Untangling Medicare’s New Stay of Enrollment Status & Its Impact

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Untangling Medicare’s New Stay of Enrollment Status & Its Impact

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Stay of enrollment

Practices are accustomed to enrollment and credentialing errors when it comes to Medicare, and these errors often lead to penalties, including lost pay. One way CMS is attempting to rectify this issue is with the recent debut of a new enrollment status called a “stay of enrollment.”

Check out a few facts you must know to prepare for the updated stay of enrollment status.

CMS Aims to Take it Easy if You Make Simple Mistakes

As many practices are aware, you currently face two main sanctions from CMS if you aren’t in compliance with Medicare enrollment guidelines:

  • The provider’s enrollment may be revoked, meaning that provider cannot reenroll in the Medicare program for a defined period of up to 10 years.
  • The provider’s enrollment may be deactivated, meaning that the provider is removed from the Medicare program and has to reapply to be admitted again, with no retroactive billing for services performed during the deactivation period.

Under a new CMS update issued on March 1, however, the new enrollment stay status may apply if you make a minor error during the enrollment process. It simply pauses your enrollment, allowing you to rectify any issues before reactivating your enrollment. This means you won’t have to reapply for enrollment from the beginning.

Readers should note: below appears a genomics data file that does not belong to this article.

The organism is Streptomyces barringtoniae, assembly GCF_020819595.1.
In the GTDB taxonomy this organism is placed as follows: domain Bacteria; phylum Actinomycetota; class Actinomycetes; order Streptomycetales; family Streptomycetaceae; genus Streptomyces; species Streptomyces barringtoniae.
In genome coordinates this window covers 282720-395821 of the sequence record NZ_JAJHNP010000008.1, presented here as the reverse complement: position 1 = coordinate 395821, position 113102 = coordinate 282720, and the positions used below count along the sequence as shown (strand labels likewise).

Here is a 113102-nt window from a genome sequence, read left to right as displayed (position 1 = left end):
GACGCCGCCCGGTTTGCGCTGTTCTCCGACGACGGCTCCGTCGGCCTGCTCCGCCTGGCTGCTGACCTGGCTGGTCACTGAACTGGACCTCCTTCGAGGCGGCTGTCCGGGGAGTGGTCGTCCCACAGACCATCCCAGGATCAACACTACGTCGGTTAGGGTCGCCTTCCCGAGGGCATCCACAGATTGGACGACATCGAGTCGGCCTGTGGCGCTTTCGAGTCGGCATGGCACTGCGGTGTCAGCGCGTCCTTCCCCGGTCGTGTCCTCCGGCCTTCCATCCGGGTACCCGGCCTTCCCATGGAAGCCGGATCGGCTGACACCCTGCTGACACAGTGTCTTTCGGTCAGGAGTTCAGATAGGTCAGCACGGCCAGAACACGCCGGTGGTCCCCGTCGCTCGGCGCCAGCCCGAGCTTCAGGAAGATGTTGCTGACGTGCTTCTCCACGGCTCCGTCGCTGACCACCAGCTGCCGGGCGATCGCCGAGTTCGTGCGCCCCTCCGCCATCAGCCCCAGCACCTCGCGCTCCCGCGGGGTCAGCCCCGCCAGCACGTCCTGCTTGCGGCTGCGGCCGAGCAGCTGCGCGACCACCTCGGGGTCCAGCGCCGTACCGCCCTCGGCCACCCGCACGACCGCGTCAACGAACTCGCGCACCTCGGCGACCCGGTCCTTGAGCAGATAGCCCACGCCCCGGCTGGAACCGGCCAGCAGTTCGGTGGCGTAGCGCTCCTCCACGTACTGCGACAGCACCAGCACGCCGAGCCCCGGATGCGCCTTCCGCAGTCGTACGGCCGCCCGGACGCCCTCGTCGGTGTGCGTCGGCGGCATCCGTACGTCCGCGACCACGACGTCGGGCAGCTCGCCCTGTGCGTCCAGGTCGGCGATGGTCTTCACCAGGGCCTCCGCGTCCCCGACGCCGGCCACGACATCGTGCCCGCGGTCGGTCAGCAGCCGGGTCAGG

During the stay, the provider technically remains enrolled in Medicare, but the MAC will reject claims for dates of service that fall within the stay period. The stay won’t last longer than 60 days, and it ends on the date you comply with Medicare enrollment requirements. After the enrollment stay is lifted, your practice can resubmit claims for services provided during the stay period.

Here’s When Stay of Enrollment Applies

CMS will implement an enrollment stay by using the following two criteria:

  • The provider is noncompliant with at least one Medicare enrollment requirement
  • The provider can fix the noncompliance issue by submitting a CMS-855, CMS-20134 or CMS-588 form.

If the issue at hand cannot be rectified by submitting one of the three forms noted above, a stay will not be an option.

Examples of When an Enrollment Stay May Apply

CMS provides several examples of what might qualify a practice for a stay. For instance:

  • The provider fails to respond to a revalidation request by the deadline
  • The provider doesn’t report an address change in a timely manner
  • A supplier doesn’t report the deletion of a managing employee

In cases when CMS believes your practice should fall under an enrollment stay and you disagree, you are permitted to file a rebuttal noting that you met the enrollment requirements and the stay was erroneously applied.

Seeking more information on Medicare enrollment and credentialing? Get the information you need from expert Yesenia Servin, CPMSM, PESC, during her online training event, Medicare PECOS 2.0: Prepare Your Practice Now for Launch. Register today!

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